In a world oppressed by ruthless machines, a stronghold full of die-hard TV-sets resists the persecution. Your lost friends and the lack of resources drive you to take action against the extinction. Brave the dangers and go find your comrades to rescue your species!
User reviews:
Overall:
Very Positive (705 reviews) - 87% of the 705 user reviews for this game are positive.
Release Date: Apr 15, 2014

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Reviews

“The game ends up being a cool combination of Super Meat Boy’s insane difficulty and Rayman’s vibrant art style and replayability”
8/10 – The Gamescouts

“A classic and efficient die & retry, that will delight the admirers of this kind of game”
18/20 – Gamergen

“Your patience and your platforming skills will be tested to their highest levels”
8/10 – That videogame blog

About This Game

In a world oppressed by ruthless machines, a stronghold full of die-hard TV-sets resists the persecution.
Your lost friends and the lack of resources drive you to take action against the extinction.

Brave the dangers and go find your comrades to rescue your species!



Mechanic escape is a platform game full of infernal chases.
In order to find his lost friends, Mech (the hero) doesn't hesitate to play the human cannonball, to pass throughout high-voltage areas or even dodge the most deadly machines. As if that was not enough, many bosses will take a real pleasure in chasing you to stop your insane journey.

Mechanic Escape is a challenge for the most experienced players, that aims to defy your reflexes.
Prepare yourself for a delirious escape combining rhythm and fun.
A breathtaking adventure!

  • 80 levels
  • A hardcore game
  • An original universe
  • Plenty of achievements to unlock
  • Steam Trading Cards
  • Completely playable with a joystick

Do not watch TV, play it.

System Requirements

Windows
Mac OS X
    Minimum:
    • OS: Windows XP (x86 - x64)
    • Processor: 1.4GHz Processor
    • Memory: 1 GB RAM
    • Graphics: Any graphic card since 2004
    • DirectX: Version 9.0
    • Storage: 2 GB available space
    Recommended:
    • OS: Windows 7 / 8 (x86 - x64)
    • Processor: 2.0GHz Processor
    • Memory: 2 GB RAM
    • Graphics: Any graphic card since 2006
    • DirectX: Version 9.0
    • Storage: 2 GB available space
    Minimum:
    • OS: Mac OS X 10.5 or later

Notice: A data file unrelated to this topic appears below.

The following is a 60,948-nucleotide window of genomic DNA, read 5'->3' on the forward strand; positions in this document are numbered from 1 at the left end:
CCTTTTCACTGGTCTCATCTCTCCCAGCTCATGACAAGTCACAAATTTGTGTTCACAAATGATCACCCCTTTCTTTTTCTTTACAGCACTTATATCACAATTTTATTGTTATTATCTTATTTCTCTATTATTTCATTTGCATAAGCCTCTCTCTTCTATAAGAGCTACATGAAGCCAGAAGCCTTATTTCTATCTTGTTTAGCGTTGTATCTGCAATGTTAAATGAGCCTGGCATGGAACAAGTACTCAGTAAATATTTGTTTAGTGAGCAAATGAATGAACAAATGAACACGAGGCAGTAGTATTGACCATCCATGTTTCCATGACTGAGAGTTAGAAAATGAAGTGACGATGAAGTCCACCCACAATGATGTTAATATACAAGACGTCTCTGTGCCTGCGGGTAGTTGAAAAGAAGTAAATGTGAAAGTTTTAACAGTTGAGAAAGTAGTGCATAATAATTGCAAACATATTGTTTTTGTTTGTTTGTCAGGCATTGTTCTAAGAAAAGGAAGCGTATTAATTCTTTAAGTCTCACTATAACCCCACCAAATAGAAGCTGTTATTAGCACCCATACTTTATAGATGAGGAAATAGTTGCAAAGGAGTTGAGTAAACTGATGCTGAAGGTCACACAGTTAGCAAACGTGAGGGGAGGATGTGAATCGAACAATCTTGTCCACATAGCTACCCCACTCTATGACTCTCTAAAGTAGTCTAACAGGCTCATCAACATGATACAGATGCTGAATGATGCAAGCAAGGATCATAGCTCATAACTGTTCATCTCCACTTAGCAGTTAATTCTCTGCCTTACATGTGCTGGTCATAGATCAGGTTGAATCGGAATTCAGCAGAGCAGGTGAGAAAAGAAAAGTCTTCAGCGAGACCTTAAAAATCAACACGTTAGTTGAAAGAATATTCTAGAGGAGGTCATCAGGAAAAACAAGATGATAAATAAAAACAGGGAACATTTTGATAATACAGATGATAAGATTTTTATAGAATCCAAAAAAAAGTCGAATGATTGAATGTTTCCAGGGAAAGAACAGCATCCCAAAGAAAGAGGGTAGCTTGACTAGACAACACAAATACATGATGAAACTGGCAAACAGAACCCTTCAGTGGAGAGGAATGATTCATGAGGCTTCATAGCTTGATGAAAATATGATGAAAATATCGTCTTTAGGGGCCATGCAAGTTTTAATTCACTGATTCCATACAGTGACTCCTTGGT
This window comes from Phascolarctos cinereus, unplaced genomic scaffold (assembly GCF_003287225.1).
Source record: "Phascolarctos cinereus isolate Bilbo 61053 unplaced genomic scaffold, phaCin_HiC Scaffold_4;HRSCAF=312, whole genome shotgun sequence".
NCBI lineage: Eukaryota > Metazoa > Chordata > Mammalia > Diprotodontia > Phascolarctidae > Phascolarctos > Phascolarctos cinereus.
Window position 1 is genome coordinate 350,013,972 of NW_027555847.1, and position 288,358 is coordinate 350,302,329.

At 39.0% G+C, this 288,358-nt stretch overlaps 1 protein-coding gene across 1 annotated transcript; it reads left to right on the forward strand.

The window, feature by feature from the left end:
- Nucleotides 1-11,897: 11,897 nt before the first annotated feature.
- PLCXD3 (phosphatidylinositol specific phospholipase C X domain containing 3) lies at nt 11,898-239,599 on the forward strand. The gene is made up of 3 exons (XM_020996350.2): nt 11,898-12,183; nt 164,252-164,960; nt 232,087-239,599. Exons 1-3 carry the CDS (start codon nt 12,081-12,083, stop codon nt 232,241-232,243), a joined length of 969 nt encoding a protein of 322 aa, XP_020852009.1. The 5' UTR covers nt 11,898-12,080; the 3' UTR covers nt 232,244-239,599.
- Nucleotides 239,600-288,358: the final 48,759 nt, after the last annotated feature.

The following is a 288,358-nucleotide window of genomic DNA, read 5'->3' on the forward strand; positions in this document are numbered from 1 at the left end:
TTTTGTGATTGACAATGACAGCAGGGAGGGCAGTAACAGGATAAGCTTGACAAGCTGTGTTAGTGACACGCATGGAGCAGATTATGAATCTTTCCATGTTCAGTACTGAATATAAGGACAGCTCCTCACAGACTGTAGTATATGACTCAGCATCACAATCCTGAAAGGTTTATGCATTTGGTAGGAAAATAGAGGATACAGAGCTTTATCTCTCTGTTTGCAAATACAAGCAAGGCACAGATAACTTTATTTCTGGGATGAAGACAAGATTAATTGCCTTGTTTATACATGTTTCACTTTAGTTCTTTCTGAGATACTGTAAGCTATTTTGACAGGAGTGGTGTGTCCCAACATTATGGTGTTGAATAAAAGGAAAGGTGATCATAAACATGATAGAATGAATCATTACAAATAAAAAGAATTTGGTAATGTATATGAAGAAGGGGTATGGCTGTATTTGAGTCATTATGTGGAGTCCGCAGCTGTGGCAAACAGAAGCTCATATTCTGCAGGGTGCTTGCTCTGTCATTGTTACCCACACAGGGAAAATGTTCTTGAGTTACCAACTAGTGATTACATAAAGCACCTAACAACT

• Processor: 1.4GHz Processor
    • Memory: 1 GB RAM
    • Graphics: Any graphic card since 2004
    • Storage: 2 GB available space
    Recommended:
    • OS: Mac OS X 10.5 or later
    • Processor: 2.0GHz Processor
    • Memory: 2 GB RAM
    • Graphics: Any graphic card since 2006
    • Storage: 2 GB available space
Helpful customer reviews
6 of 6 people (100%) found this review helpful
5 people found this review funny
1.6 hrs on record
Posted: April 15
Don't use a controller, that way you have less things to throw at your computer.
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2 of 2 people (100%) found this review helpful
1 person found this review funny
10.7 hrs on record
Posted: December 15, 2015
MECHANIC ESCAPE
-REWIEW-
Mechanic Escape is a hard platform game that's for sure.

-You can play for the get achievements but achievements hard and long too.
So if you are not planning to get achievements do not play this game.
Because there is no good story like other platform games.
But anyway if you think you are good at platform games you can try this game for teste yourself.

-So is it worth to buy it?
Money is not worthy for this game i think so stop and think twice before when you buying this game.
But if you are competitive platform player or speedrunner or if you are really a platform lover you can try it anyway
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36 of 43 people (84%) found this review helpful
7.5 hrs on record
Posted: April 27, 2015
AT A GLANCE
(Full review follows below)

  • Game Name: Mechanic Escape
  • Original Release: 2014
  • Genre Tags: Platformer; Action; Unforgiving
  • My Overall Grade: A-
  • Estimated Playtime (Campaign): 5-10 hours
  • Multiplayer Aspect: None
  • Recommended To: Established fans of the genre; Those intrigued by the genre

REVIEW
Mechanic Escape was a pleasant surprise for me. It is a reaction and path-learning based platformer with rouge-like elements (no checkpoints in levels). Once you beat a level, though, you can move on.

I usually can’t stand rouge-likes, because having to start over from the beginning after playing for an hour+ doesn’t appeal to me. Fortunately the levels in Mechanic Escape are each only about a minute long, so even when you mess up: it isn’t that bad. It does a pretty good job of being difficult without being overbearing. Masochistic gamers out there may disagree and may find this game too easy, but I felt this game was just the right amount of challenging. It toes the line of challenging and downright frustrating, while staying on the better side.

There will be frustrating moments though. About 80% of the times you die it will be because you made a mistake—usually due to the fact you are still learning the proper path through a level. 10% of the times you die it will just be due to the luck of the draw, as there are instances where an enemy attack will be unavoidable due to randomness. And the final 10% are the truly frustrating deaths: those where your character does something you didn’t want due to the minimalistic control scheme. The most annoying example of this is that jumping next to a wall will cause you to wall-jump backwards always, even if you don’t want to. Some games require you to push the directional button towards the wall to execute a wall jump, and if you don’t then you will just jump normally… which gives you more control. In Mechanic Escape, there is no way to jump next to a wall without wall jumping—it doesn’t matter which way you aim the direction. There are other examples as well, but that one was the most egregious for me.

There are 4 worlds with 20 levels each. The first 2 worlds are pretty easy. Towards the end of world 3 and throughout world 4 the levels begin to get quite challenging and will probably require a few dozen tries to get it right. But even the hardest levels can be beaten before it gets to the point of tossing the controller out the window.

The graphics are on par with what you would expect from a modern indie platformer. The music is decent, but pretty unvaried. And there is no story really, just a theme.